Filters are one of the fundamental building blocks of RF and microwave systems, along with amplifiers, oscillators, mixers, and switches. When we design a printed circuit board (PCB) based system, we rely on surface mount technology (SMT) components to realize a very compact, low cost system. Although there are now some standard filter designs available in SMT format, we often need to design a custom filter or multiplexer. These custom filter designs can be realized using standard SMT inductors and capacitors and perhaps a few printed distributed structures as well. Successful designs have been demonstrated across a frequency range of tens of MHz up to 6GHz. This frequency range covers most of the current wireless standards and many of the military communications bands as well.
Filters are one of the fundamental building blocks used in integrated microwave assemblies, along with amplifiers, oscillators, mixers and switches. Depending on the frequency range and bandwidth we might use printed distributed filters, printed pseudo lumped filters, chip and wire lumped element filters and in some cases, cavity combline filters. Switched filter banks are common and sophisticated multiplexers are used in some systems.
p>This course provides circuit and system designers with the essential concepts needed to work effectively with high frequency electronics. Participants gain analytical, graphical, and computer-aided techniques to analyze and optimize RF circuits in practical situations. Essential analytical tools such as S-parameters and the Smith Chart are covered.
At the system level, this course combines theory with real-life examples to provide participants with a complete foundation in understanding overall system performance metrics such as sensitivity and bit error rate. Coverage of digital communication techniques and their effects on RF circuit parameters closes the gap between traditional RF engineering design and the needs of modern communication systems.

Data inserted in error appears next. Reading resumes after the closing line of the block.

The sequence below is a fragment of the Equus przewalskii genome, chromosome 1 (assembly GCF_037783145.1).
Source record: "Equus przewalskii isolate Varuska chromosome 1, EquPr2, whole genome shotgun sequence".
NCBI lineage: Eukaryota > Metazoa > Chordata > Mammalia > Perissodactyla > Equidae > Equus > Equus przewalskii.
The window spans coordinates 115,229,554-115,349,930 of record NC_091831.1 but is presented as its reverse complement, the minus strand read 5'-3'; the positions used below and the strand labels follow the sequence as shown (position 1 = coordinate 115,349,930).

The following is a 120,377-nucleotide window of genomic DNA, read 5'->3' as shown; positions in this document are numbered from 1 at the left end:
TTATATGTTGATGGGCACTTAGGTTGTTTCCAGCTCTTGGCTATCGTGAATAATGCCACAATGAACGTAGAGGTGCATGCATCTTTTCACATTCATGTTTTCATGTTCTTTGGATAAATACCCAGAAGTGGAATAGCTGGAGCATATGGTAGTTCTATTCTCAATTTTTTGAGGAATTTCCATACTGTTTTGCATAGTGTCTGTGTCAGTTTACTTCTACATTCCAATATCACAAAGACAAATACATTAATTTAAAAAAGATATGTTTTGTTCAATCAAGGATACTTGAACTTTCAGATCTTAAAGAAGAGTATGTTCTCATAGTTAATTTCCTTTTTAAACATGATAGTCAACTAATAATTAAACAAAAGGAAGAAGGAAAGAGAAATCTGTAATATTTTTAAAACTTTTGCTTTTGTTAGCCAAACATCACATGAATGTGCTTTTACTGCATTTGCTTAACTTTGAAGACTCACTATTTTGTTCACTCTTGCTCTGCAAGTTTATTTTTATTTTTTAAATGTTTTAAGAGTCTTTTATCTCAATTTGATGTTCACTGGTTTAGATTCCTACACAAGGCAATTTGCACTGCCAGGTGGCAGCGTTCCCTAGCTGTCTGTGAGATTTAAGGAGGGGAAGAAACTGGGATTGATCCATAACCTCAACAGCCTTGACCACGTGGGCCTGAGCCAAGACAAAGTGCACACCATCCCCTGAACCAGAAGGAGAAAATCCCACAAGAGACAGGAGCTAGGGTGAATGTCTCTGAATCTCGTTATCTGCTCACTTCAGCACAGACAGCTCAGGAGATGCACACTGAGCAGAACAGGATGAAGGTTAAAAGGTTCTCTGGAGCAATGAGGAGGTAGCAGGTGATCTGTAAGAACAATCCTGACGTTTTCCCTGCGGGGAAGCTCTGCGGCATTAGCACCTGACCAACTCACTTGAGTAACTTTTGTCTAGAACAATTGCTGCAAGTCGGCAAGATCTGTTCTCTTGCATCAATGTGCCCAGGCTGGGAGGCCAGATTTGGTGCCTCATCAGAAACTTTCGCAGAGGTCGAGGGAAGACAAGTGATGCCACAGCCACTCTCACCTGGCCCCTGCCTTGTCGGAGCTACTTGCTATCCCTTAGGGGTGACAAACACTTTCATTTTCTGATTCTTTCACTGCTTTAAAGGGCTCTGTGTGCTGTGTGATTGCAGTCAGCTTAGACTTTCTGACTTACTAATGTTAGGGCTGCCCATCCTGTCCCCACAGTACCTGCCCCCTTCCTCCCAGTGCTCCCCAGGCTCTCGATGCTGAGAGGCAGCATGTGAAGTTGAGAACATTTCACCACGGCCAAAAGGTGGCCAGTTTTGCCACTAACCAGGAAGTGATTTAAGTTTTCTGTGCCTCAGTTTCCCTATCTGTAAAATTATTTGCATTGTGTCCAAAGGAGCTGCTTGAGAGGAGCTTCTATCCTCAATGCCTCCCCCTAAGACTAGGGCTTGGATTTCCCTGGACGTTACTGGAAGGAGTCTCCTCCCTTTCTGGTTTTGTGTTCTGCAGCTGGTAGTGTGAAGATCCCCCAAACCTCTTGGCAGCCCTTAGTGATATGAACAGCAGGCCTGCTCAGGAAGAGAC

The instructor's presentation will be recorded and made available to enrolled students for review for a limited time. : On Demand, RF Mentor e-Learning: Presented by:
This course provides microwave circuit designers with an in-depth look at their "toolkit" of semiconductor devices. Starting with a brief look at quantum mechanics, the course develops a picture of how electrons behave in semiconductor materials. This is applied to functional descriptions of the basic semiconductor devices: the P-N junction, the bipolar transistor and the FET. Further material describes how properties of different semiconductor materials and the ability to create certain material structures leads to the large variety of modern devices, each with its own characteristics, advantages and disadvantages. A final section describes principals of semiconductor fabrication and how limitations in materials and fabrication lead to limitations in performance and repeatability of microwave devices.
A 90-minute introduction to the art of impedance matching. : On Demand, RF Mentor e-Learning: Presented by: Bob Froelich
This is the original five day version of the linear circuits topic. This course provides a brief review of complex numbers, then moves on to complex impedances, filter design, sparameters, the smith chart and linear active circuit design. The course also includes a discussion of CAD techniques as well as new four port s parameters.